“In Jesus’ resurrection from the dead, He opened that door to us to eternal life. He triumphed over the last enemy we would ever face and showed us there is something better to come. There is a life that is better in which we will not be afraid of anything, not of death, of illness, sickness, weakness, wars, injustice, famines…you name it. There is a life that Jesus gave us in His salvific work in which we don’t have anything to fear, our life will be in bliss with our Lord and Savior, our Creator, with a God who loved us and who loves us so much. So much that He sent His only Son, Jesus, to come down to this earth – not only to show us the way, not only a great teach but Jesus was the Lord incarnate, the only One who can pay the price for us who paid that price so that we are reconciled with God and by doing that we are given the opportunity for everlasting life.

And, if in any doubt, not so far from where I am sitting today is the tomb which I visit many times … and when we go there what we see is an empty tomb; a standing testimony that Jesus has conquered death and that life is given to us through our faith and belief in Jesus.

I like the last two verses of this passage, ‘But these are written so that you may come to believe that Jesus is the Messiah, the Son of God, and that through believing, you may have life in His name.’ I think we need to be reminded of Jesus’ life and Jesus’ miracles and teachings so that we can continue in our faith while we are facing the fears and the disasters of the world today.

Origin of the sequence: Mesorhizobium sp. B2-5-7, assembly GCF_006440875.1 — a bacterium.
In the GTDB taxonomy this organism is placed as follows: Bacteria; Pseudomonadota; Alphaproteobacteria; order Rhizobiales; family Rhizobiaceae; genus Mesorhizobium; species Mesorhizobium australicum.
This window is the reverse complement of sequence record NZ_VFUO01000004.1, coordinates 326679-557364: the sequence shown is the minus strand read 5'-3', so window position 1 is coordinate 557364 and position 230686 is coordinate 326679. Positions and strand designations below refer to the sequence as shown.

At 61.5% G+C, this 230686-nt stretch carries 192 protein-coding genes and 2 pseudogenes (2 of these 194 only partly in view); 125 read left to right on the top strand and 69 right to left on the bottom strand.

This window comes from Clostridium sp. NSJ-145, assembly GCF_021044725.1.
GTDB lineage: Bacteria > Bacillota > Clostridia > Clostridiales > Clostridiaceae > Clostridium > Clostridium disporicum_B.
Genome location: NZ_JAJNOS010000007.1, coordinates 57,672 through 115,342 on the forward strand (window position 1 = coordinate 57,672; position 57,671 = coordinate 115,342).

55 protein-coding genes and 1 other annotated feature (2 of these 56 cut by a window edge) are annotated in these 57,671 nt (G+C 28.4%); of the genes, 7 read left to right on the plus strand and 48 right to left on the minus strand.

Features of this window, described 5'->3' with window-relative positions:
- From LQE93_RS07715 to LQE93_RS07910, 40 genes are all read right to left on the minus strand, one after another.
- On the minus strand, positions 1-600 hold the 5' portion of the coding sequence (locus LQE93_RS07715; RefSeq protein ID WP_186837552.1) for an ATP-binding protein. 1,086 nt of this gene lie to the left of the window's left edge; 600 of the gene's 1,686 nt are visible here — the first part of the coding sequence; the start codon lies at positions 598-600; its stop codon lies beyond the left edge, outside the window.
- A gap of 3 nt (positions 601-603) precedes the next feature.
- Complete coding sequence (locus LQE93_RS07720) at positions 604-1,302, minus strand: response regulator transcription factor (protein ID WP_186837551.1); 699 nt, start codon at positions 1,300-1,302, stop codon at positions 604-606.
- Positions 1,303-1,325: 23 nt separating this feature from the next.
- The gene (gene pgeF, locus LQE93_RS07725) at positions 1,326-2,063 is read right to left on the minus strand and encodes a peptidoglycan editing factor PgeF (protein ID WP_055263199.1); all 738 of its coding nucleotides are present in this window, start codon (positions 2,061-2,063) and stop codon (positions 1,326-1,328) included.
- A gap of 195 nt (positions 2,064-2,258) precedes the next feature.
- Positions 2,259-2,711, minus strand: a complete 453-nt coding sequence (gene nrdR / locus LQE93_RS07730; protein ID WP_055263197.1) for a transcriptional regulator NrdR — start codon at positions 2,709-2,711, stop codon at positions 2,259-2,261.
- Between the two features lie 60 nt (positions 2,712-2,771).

As we listen to the words of Rev. Far as he reflects upon life in the Holy Land, living in conflict alongside the empty tomb, the words from the first letter of John come to life for us in a new way:

“We declare to you…what we have heard and what we have seen with our own eyes, what we have looked at and touched with our hands, concerning the Word of life – this life was revealed and we have seen it and testify to it and declare to you what we have seen and heard so that you also may have fellowship with us; and truly our fellowship is with the Father and His Son Jesus Christ. We are sharing these things so that our joy may be complete.”

We know from our own lives, joy is complete in the giving! When we witness the awe-inspiring beauty of nature in a sunset or profound joy in our lives, the first thing we want to do is to share it with someone because we know that the joy of that moment is more full and complete when we can share it with someone else. Joy is complete in the giving.

Our brothers and sisters in Jerusalem can help us to remember these truths about our faith:

  • It is okay to doubt, to experience fear, and worry, especially in the face of difficult situations in our lives. These emotions are not signs of lack of faith but signs of our humanity.
  • Faith is the belief that these emotions are not the final answer; that fear and doubt are territories of the heart that we travel through not TO. We move forward in faith knowing, as Rev. Far reminds us, that there is a better life beyond this world where these emotions do not dwell.
  • When we are fearful and filled with doubt, Jesus is here to bring us peace. The tomb is empty and He is here with us.

Our joy is in the Risen Christ! May the depth and breadth of this joy fill us during this Easter Season and may our joy be complete as we share the Good News of Christ with others.


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The Rev. Elizabeth N. Phillips

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St. Philip's Episcopal Church

6457 Quantico Road
Quantico, MD 21856

Mailing Address
PO Box 92
Quantico, MD 21856

St. Philip's is a proud member of the Episcopal Diocese of Easton